• A detailed policy dialogue within those sectors around the government's policy and budget decisions, building on our programme conditionality.
  • Support to civil society and the private sector to help build demand and accountability for reform across Pakistani society.
  • Exploring options for what further support the UK can provide to the new government to help them increase tax revenue, including the possibility of HMRC expertise through the new, DFID-funded, Developing Countries Tax Unit.

DFID is committed to supporting a credible IMF programme with technical assistance and a nationwide strategic communications plan on tax reform where a credible case of effective impact can be made. The World Bank also has a key, overarching, role to play.

DFID's current governance and security projects

Recommendation 4: We commend DFID anti-corruption aspirations but recommend that in its response to us DFID should:

  • confirm that:
    • the Pakistan Government remains committed to an anti-corruption strategy and programme led by the National Accountability Bureau;
    • once appointed, the Bureau's principal officers cannot be dismissed by the President, Government, Parliament or the armed forces of Pakistan; and
    • the Bureau has the budget and power to investigate, charge and prosecute people without seeking approval from the President, Government, Parliament or armed forces of Pakistan.
    • set out measurable targets to see if its investment in anti-corruption is having the desired, positive effect.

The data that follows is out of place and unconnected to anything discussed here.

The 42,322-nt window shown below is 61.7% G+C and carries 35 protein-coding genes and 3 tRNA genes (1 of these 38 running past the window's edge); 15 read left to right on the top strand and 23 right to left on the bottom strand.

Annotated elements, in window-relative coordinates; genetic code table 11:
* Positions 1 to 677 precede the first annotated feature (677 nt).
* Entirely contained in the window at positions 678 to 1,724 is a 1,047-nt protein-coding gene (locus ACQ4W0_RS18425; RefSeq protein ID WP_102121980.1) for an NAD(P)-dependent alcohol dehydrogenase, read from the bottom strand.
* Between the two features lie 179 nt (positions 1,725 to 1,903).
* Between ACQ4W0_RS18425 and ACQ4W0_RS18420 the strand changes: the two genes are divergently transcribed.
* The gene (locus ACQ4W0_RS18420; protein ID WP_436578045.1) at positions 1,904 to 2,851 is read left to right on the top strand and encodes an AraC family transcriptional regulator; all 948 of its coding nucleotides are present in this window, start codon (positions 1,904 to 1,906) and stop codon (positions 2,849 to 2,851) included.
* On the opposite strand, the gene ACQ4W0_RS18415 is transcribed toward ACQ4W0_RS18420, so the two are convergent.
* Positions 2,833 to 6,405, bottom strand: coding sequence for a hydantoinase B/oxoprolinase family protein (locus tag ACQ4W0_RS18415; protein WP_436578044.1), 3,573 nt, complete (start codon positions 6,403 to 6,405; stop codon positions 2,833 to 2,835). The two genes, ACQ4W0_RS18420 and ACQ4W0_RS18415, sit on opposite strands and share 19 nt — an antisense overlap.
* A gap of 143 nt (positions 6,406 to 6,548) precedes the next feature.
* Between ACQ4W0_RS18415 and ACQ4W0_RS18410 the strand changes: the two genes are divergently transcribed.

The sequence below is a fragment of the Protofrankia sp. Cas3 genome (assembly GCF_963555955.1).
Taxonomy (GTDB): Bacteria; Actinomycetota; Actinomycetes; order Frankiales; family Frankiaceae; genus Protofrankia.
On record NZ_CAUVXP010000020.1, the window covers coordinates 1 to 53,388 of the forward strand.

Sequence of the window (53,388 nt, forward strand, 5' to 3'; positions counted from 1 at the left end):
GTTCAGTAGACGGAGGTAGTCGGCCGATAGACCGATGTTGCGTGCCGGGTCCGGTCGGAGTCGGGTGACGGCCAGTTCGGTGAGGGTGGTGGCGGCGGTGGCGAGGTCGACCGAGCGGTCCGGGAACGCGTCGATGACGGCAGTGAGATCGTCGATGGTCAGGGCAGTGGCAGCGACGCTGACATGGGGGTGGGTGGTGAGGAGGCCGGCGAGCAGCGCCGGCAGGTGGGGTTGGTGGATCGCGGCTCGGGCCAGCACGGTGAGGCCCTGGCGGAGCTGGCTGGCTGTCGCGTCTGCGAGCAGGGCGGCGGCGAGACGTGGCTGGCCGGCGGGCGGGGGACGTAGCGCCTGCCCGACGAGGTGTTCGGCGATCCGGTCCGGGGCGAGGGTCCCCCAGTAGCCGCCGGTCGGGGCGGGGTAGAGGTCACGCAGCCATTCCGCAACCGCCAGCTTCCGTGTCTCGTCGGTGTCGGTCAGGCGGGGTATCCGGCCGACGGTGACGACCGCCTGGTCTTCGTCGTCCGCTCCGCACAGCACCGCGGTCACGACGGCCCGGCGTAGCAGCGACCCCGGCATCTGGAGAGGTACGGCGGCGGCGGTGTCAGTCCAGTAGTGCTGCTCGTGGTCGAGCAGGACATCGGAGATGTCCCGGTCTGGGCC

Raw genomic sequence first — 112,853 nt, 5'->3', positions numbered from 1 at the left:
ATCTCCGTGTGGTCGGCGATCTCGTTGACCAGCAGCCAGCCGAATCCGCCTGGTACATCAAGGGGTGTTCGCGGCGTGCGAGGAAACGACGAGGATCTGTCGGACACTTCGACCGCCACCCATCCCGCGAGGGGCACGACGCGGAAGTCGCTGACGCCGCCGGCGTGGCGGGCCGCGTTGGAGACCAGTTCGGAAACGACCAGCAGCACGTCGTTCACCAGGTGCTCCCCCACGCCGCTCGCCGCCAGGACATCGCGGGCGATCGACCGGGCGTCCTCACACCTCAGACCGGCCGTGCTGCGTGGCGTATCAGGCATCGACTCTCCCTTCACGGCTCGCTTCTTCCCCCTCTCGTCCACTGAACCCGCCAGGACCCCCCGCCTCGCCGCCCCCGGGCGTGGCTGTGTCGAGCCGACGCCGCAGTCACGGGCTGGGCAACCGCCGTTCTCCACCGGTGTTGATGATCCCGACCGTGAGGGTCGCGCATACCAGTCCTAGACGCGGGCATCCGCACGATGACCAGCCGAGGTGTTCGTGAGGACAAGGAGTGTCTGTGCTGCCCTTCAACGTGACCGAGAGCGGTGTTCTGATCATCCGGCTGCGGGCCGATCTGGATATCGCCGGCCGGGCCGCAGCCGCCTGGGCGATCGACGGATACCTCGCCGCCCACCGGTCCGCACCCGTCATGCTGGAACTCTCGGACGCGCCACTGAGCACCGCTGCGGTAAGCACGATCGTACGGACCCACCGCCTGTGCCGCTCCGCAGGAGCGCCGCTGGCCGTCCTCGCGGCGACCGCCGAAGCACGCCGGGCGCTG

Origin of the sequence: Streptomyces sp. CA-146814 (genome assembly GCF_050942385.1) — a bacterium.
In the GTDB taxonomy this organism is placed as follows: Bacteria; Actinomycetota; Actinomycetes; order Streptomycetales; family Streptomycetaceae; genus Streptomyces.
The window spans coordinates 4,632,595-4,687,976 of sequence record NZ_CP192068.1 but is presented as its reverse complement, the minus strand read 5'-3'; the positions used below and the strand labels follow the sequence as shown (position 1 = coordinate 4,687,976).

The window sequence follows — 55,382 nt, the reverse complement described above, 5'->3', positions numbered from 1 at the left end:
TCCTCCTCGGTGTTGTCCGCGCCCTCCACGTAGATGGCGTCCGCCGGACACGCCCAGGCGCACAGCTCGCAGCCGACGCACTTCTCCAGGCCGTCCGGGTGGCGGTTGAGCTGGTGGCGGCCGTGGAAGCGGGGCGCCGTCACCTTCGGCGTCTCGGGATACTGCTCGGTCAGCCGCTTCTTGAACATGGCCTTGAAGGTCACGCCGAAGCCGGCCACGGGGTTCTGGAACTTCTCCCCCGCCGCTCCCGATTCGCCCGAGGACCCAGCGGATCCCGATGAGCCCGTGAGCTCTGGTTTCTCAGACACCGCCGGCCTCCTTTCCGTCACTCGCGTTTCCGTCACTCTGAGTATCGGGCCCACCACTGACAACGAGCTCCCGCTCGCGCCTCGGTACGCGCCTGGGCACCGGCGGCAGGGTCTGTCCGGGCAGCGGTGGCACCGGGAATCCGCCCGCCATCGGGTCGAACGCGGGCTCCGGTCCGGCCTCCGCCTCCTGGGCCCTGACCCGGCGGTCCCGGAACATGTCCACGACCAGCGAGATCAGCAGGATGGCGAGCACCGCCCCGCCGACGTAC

• indicate at what point monitoring and evaluation will take place to determine whether DFID and the Government of Pakistan's investment in anti-corruption is being achieved.
    • hold discussions with the Commonwealth Secretary General about what further steps the Commonwealth can take to help all Commonwealth Governments to reduce corruption.

Agree. Following the May elections, the new GoP will set out its policy priorities and commitments. This should include how GoP will tackle corruption and the continued role of the National Accountability Bureau (NAB). Pakistan is currently being reviewed on its compliance to the UN's Convention Against Corruption (UNCAC), providing an assessment of the country's progress against international standards. DFID will actively seek opportunities to engage with the new GoP's anti-corruption efforts, including discussing the review's main recommendations.

The National Accountability Ordinance 1999, passed by General Musharraf, established the National Accountability Bureau (NAB) and states: "Chairman NAB to be appointed by the President in consultation with the Leader of the House and the Leader of the Opposition in the National Assembly for a non-extendable period of four years on such terms and conditions as may be determined by the President and shall not be removed except on the grounds of removal of Judge of Supreme Court of Pakistan." The NAB has the budget and power to investigate, charge and prosecute people without seeking approval from the President, Government, Parliament or armed forces of Pakistan.